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Don't Fear The Fat: Experts Question Saturated Fat Guidelines

Eating some foods high in saturated fat is not necessarily going to increase your risk of heart disease, a study shows, contrary to the dietary science of the past 40 years.
Cristian Baitg Schreiweis
Eating some foods high in saturated fat is not necessarily going to increase your risk of heart disease, a study shows, contrary to the dietary science of the past 40 years.

As a culture, we tend to suffer from the angel-or-devil mindset. Especially when it comes to food.

And for 40 years now, saturated fat — found in high amounts in meat, cheese and other full-fat dairy products — has been one of our top nutritional demons.

The U.S. Dietary Guidelines urge us to limit consumption because of concerns that saturated fat raises the risk of heart disease. But after decades of research, a growing number of experts are questioning this link.

In fact, the authors of a new meta-analysis published in the Annals of Internal Medicine conclude that there's insufficient evidence to support the long-standing recommendation to consume saturated fat in very low amounts.

So, let's walk through this shift in thinking: The concern over fat gathered steam in the 1960s when studies showed that saturated fat increases LDL cholesterol — the bad cholesterol — the artery-clogging stuff. The assumption was that this increased the risk of heart disease.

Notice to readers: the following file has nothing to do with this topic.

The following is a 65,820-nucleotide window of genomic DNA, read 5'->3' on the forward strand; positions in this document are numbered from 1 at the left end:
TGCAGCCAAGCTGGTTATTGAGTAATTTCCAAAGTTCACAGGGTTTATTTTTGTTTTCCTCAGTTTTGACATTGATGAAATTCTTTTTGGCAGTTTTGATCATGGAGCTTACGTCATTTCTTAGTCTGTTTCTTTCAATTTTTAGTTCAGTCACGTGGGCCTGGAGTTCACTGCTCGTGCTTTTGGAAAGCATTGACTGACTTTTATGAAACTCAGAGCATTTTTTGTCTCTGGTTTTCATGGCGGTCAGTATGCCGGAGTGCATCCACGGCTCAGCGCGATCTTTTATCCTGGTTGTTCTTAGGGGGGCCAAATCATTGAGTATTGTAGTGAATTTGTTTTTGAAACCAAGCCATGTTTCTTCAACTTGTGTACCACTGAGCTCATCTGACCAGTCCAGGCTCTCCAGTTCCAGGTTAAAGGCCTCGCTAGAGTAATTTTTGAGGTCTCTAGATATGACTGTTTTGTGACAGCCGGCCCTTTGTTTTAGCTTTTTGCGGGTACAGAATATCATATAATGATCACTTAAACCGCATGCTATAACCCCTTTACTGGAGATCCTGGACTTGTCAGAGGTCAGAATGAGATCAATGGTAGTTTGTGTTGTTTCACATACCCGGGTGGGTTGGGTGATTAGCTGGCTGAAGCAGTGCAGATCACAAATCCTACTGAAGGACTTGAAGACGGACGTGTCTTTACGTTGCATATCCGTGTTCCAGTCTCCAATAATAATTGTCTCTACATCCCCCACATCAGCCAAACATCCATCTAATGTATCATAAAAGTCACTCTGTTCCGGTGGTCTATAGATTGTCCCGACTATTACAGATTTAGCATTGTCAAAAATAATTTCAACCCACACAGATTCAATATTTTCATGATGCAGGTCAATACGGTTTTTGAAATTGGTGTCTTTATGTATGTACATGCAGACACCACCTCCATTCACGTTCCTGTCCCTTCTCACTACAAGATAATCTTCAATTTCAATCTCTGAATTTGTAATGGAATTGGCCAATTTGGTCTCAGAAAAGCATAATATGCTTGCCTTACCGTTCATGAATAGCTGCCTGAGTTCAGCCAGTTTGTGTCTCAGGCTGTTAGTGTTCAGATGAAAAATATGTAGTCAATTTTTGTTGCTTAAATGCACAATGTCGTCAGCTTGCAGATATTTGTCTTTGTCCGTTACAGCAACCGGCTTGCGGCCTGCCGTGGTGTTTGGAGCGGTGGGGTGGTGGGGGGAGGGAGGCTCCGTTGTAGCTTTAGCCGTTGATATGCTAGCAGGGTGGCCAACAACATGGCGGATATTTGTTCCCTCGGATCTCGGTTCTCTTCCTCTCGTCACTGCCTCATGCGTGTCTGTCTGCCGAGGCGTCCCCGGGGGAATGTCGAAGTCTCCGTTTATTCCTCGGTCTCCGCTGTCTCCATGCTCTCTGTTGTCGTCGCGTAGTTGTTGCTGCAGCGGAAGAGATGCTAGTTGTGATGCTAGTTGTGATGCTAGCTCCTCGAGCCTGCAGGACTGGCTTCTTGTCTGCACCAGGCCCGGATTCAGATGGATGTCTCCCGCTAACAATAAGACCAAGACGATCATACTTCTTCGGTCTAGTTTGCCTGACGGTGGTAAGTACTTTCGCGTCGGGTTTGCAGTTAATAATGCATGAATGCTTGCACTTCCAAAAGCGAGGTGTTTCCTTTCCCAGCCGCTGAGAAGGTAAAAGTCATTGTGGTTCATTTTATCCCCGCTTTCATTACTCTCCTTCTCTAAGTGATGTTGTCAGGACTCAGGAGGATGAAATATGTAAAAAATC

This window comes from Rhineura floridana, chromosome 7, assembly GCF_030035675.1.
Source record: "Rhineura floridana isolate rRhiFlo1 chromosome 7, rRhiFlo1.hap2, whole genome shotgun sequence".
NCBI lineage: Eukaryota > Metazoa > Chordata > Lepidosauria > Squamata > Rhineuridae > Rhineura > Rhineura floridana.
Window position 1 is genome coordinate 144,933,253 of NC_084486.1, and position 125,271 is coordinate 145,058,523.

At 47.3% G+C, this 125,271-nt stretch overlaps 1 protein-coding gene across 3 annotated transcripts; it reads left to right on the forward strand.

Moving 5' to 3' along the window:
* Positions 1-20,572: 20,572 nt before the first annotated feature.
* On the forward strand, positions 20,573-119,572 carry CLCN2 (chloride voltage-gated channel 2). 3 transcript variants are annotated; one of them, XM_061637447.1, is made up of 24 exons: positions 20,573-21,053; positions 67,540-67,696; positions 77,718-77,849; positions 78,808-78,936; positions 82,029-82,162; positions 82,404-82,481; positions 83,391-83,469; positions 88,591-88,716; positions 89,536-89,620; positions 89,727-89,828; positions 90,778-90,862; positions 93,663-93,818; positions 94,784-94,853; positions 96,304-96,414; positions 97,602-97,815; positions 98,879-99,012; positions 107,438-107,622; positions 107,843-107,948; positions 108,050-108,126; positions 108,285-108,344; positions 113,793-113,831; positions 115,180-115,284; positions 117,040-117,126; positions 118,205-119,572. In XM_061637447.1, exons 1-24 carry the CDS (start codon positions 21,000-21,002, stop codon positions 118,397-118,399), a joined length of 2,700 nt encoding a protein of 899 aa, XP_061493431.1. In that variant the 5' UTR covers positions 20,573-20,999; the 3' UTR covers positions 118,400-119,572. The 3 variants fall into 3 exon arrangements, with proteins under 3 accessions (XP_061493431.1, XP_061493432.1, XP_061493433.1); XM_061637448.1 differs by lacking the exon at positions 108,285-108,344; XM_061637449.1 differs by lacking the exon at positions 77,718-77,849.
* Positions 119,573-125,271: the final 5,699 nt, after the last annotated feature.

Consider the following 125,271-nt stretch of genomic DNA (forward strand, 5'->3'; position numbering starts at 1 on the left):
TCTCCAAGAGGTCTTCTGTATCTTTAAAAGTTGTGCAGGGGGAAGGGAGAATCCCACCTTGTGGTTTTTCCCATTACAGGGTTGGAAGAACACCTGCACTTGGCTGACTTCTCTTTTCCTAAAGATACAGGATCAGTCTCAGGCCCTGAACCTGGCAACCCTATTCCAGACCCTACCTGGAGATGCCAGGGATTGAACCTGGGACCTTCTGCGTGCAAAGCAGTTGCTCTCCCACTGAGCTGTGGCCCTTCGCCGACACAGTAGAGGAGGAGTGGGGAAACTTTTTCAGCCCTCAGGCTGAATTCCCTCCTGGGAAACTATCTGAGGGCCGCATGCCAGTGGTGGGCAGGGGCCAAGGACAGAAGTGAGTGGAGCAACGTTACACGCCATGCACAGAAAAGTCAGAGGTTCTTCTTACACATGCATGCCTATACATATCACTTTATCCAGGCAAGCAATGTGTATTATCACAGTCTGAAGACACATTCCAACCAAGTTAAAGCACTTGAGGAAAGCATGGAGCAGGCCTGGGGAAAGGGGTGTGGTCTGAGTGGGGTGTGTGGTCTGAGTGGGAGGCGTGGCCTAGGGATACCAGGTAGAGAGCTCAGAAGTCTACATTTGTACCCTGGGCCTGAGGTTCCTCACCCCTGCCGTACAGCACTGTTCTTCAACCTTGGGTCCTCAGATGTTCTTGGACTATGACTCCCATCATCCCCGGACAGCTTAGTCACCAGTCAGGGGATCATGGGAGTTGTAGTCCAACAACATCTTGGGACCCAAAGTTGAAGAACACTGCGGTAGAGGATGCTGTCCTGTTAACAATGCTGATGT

But after all this time, it just hasn't panned out, at least not convincingly. When researchers have tracked people's saturated fat intake over time and then followed up to see whether higher intake increases the risk of heart attacks and strokes, they haven't found a clear, consistent link.

In fact, the new study finds "null associations" (to quote the authors) between total saturated fat intake and coronary risk. And a prior analysis that included more than 300,000 participants came to a similar conclusion.

So, what explains this? Well, researchers say the relationship between cholesterol and heart disease is a lot more complicated than was once understood. LDL is just one indicator of risk.

What's now thought to be a more important predictor of risk is the ratio a person has of LDL to HDL, the good cholesterol. And there's evidence that, compared with carbohydrates, saturated fat can increase HDL and lower fat deposits in the blood called triglycerides, which, in theory, would be protective against heart disease.

"So when you put this all together," says Dariush Mozaffarian of the Harvard School of Public Health, a co-author of the paper, what you see is that saturated fat has a relatively neutral effect. It's "not a beneficial effect but not a harmful effect. And I think that's what the recent studies show."

The latest study is a challenge to the U.S. dietary guidelines, which call for consuming mostly low-fat dairy and meat products.
/ USDAgov/Flickr
The latest study is a challenge to the U.S. dietary guidelines, which call for consuming mostly low-fat dairy and meat products.